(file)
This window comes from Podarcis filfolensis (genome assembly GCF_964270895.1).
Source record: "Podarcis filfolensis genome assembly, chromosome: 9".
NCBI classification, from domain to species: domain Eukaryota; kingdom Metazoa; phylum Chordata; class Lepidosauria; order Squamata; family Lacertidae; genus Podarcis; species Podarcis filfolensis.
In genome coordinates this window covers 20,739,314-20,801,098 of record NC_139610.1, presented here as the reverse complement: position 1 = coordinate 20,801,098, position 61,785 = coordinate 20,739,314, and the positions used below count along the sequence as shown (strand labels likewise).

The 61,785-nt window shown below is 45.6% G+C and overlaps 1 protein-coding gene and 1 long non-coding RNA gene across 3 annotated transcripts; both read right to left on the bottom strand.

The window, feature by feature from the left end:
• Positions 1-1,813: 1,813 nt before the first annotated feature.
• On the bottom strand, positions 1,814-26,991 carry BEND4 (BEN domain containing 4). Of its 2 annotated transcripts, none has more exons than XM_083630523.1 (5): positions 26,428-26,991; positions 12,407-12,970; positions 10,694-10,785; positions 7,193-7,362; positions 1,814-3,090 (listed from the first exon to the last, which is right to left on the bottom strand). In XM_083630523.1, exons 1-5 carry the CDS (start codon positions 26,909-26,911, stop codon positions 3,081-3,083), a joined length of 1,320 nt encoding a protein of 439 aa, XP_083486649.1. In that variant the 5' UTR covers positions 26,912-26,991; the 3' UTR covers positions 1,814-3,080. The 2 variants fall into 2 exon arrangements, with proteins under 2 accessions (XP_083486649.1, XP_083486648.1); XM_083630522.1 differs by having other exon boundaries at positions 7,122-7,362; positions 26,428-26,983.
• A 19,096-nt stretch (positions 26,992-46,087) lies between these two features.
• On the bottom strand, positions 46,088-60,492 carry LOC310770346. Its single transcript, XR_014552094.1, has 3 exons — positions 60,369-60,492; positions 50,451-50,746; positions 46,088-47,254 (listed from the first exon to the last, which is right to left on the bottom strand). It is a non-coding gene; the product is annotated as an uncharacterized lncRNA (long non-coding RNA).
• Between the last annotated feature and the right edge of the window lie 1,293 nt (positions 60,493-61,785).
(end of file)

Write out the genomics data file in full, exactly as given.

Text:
This window comes from Podarcis filfolensis (genome assembly GCF_964270895.1).
Source record: "Podarcis filfolensis genome assembly, chromosome: 9".
NCBI classification, from domain to species: domain Eukaryota; kingdom Metazoa; phylum Chordata; class Lepidosauria; order Squamata; family Lacertidae; genus Podarcis; species Podarcis filfolensis.
In genome coordinates this window covers 20,739,314-20,801,098 of record NC_139610.1, presented here as the reverse complement: position 1 = coordinate 20,801,098, position 61,785 = coordinate 20,739,314, and the positions used below count along the sequence as shown (strand labels likewise).

The 61,785-nt window shown below is 45.6% G+C and overlaps 1 protein-coding gene and 1 long non-coding RNA gene across 3 annotated transcripts; both read right to left on the bottom strand.

The window, feature by feature from the left end:
• Positions 1-1,813: 1,813 nt before the first annotated feature.
• On the bottom strand, positions 1,814-26,991 carry BEND4 (BEN domain containing 4). Of its 2 annotated transcripts, none has more exons than XM_083630523.1 (5): positions 26,428-26,991; positions 12,407-12,970; positions 10,694-10,785; positions 7,193-7,362; positions 1,814-3,090 (listed from the first exon to the last, which is right to left on the bottom strand). In XM_083630523.1, exons 1-5 carry the CDS (start codon positions 26,909-26,911, stop codon positions 3,081-3,083), a joined length of 1,320 nt encoding a protein of 439 aa, XP_083486649.1. In that variant the 5' UTR covers positions 26,912-26,991; the 3' UTR covers positions 1,814-3,080. The 2 variants fall into 2 exon arrangements, with proteins under 2 accessions (XP_083486649.1, XP_083486648.1); XM_083630522.1 differs by having other exon boundaries at positions 7,122-7,362; positions 26,428-26,983.
• A 19,096-nt stretch (positions 26,992-46,087) lies between these two features.
• On the bottom strand, positions 46,088-60,492 carry LOC310770346. Its single transcript, XR_014552094.1, has 3 exons — positions 60,369-60,492; positions 50,451-50,746; positions 46,088-47,254 (listed from the first exon to the last, which is right to left on the bottom strand). It is a non-coding gene; the product is annotated as an uncharacterized lncRNA (long non-coding RNA).
• Between the last annotated feature and the right edge of the window lie 1,293 nt (positions 60,493-61,785).